When your bank won’t lend: four hotel refinancing tips
 
When your bank won’t lend: four hotel refinancing tips
01 MAY 2009 7:49 AM

Given this new reality is likely to be with us for the foreseeable future, it’s best to adapt to the new environment.

Cameron J. Larkin

A bank you’ve done business with before is like gold today. Financing has always been a relationship business. That’s even truer in the midst of the current financial turmoil. Lenders are more conservative and less inclined to work with someone with whom they don’t have experience.

Yet many banks you have existing relationships with might be unwilling or unable to lend today. They might suddenly be “full” on hotel loans, or exposure risk might limit their ability to lend further to existing borrowers. Maybe your go-to bank is either in trouble or waiting on the sidelines to see how the economy shakes out. Thankfully there are other banks still lending on hotels.

Getting to the top of the stack

It’s key to understand that all banks still actively lending are swamped with loan requests. Every loan originator has 40 deals on his or her desk he or she hasn’t had a chance to return calls on. They can “cherry pick” from the best and easiest deals, and, unfortunately, many banks don’t entirely understand hotels.

In this unique credit market, the only way to get to the top of the stack is to trade on someone else’s bank relationship or come to the table with very compelling and organized data. It’s best if you can do both.

Resetting expectations

Most of us need to hear something several different times from multiple sources before we genuinely accept a new reality—this is the essence of Winston Churchill’s timeless passage, “I am always ready to learn, although I do not always like being taught."
 
The following lists several of these new realities. If you borrowed on a hotel before 2003, you’ll recognize familiar requirements that lost relevance during the 2003-2006 “go-go” lending days, a period of easy money that significantly contributed to the recent economic maelstrom.

The rules of the road haven’t changed per se—they’ve just returned to normal. Some will find this frustrating or intolerable. For others, it will be unmanageable, especially if 65 percent leverage would require additional equity. But given that this new reality is likely to be with us for the foreseeable future, it’s best to adapt to the new environment.

Financeable deals

Conventional (vs. SBA) refinance deals that can get done today must fit “in the box”:

  • maximum 65 percent loan-to-value;
  • pricing: 5.75 percent to 6.75 percent (variable) or 6.25 percent to 7.25 percent (fixed);
  • three- to five-year loan term;
  • 20- to 25-year amortization;
  • +1.40X debt service coverage;
  • hotels operating over 100 percent of the Smith Travel competitive set revenue per available room index are underwritten to market average average daily rate and occupancy (in addition to being stress-tested in other ways);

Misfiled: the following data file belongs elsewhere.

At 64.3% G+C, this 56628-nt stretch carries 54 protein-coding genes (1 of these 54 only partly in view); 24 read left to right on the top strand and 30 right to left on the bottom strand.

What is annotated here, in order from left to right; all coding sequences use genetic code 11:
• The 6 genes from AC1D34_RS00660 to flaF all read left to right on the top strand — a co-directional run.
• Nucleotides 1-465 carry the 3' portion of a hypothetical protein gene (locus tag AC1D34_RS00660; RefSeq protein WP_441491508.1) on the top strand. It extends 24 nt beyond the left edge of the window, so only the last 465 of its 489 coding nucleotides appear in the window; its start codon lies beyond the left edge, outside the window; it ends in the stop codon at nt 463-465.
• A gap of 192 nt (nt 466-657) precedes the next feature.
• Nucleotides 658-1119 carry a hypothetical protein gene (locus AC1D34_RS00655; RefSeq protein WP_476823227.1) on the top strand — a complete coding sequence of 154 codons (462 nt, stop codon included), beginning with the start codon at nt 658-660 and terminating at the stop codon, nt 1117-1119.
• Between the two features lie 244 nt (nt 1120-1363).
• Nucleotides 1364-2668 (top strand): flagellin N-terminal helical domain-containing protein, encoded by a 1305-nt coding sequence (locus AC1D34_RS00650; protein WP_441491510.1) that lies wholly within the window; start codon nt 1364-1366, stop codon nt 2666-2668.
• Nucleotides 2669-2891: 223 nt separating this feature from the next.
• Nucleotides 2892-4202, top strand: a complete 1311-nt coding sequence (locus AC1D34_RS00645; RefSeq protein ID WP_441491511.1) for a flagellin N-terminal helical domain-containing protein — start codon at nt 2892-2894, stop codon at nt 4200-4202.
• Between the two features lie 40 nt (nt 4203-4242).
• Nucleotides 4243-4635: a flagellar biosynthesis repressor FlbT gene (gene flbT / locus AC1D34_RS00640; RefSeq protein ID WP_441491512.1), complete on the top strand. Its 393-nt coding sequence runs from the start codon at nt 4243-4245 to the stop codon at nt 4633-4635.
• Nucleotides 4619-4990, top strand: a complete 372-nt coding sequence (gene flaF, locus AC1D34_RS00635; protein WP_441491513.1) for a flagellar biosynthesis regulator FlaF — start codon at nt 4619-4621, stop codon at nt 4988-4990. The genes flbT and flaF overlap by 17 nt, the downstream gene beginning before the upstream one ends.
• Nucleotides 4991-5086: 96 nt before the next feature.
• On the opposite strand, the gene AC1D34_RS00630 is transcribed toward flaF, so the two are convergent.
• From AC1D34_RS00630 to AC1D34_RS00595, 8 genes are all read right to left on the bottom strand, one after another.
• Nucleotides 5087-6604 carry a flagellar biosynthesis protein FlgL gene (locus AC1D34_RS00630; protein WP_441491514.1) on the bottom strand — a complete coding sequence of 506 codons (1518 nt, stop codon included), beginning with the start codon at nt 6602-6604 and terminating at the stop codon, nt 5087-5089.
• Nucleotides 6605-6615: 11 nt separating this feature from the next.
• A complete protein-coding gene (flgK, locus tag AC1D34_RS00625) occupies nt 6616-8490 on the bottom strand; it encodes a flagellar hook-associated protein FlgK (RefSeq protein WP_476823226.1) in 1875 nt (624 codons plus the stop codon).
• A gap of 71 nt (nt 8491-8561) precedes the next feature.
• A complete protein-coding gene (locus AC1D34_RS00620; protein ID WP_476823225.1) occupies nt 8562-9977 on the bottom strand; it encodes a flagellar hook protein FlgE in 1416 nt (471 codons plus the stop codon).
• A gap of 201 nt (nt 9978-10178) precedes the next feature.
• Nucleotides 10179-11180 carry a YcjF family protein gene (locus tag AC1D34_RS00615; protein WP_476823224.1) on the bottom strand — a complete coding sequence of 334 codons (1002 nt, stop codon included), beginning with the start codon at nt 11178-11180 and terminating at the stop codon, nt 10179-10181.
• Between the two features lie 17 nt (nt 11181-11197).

• full personal guarantees/recourse;
  • financially strong sponsors with ample liquidity (e.g. liquidity of 20 percent of the refinanced loan amount);
  • limited (if any) equity cash-out;
  • franchise term beyond the loan term; and
  • ability to bring meaningful additional business to the bank (e.g. deposits, merchant card servicing, other loans).

While there might be exceptions on particularly strong deals, the vast majority of deals that actually get done today will fit in this box.

Next steps

During the “go-go” lending days, many got used to levering up to 75 percent, cashing out the majority of trapped equity, and otherwise putting the loan out to auction for the best possible rate, terms and conditions. Thankfully, interest rates remain historically low, but otherwise, things have changed. And it’s not all bad. The best borrowers and hotels will obtain competitive financing, hotel room supply will remain in check, and the next cycle peak will be longer and healthier as a result.

Credit markets likely won’t be fully healthy and functioning normally until roughly mid-2011, so hoteliers should manage refinancing plans accordingly. This “credit crisis” will define a generation and will take some time to heal.

A three- to five-year refinance program bridges your hotel into a time when we’ll likely see the return of 75 percent loan-to-value, fixed-rate, 10-year term, non-recourse loans. That will be the time to recapture/cash-out some equity and put your hotel loan to bed for the long term. In the interim, stay in “the box” and you’ll do just fine.

Cameron J. Larkin is managing director and founder of Larkin Hospitality Finance, a national hotel investment banking firm focused exclusively on meeting the debt and equity financing needs of hotel owners and developers. He can be reached at clarkin@larkinhf.com or (469) 916-8518.

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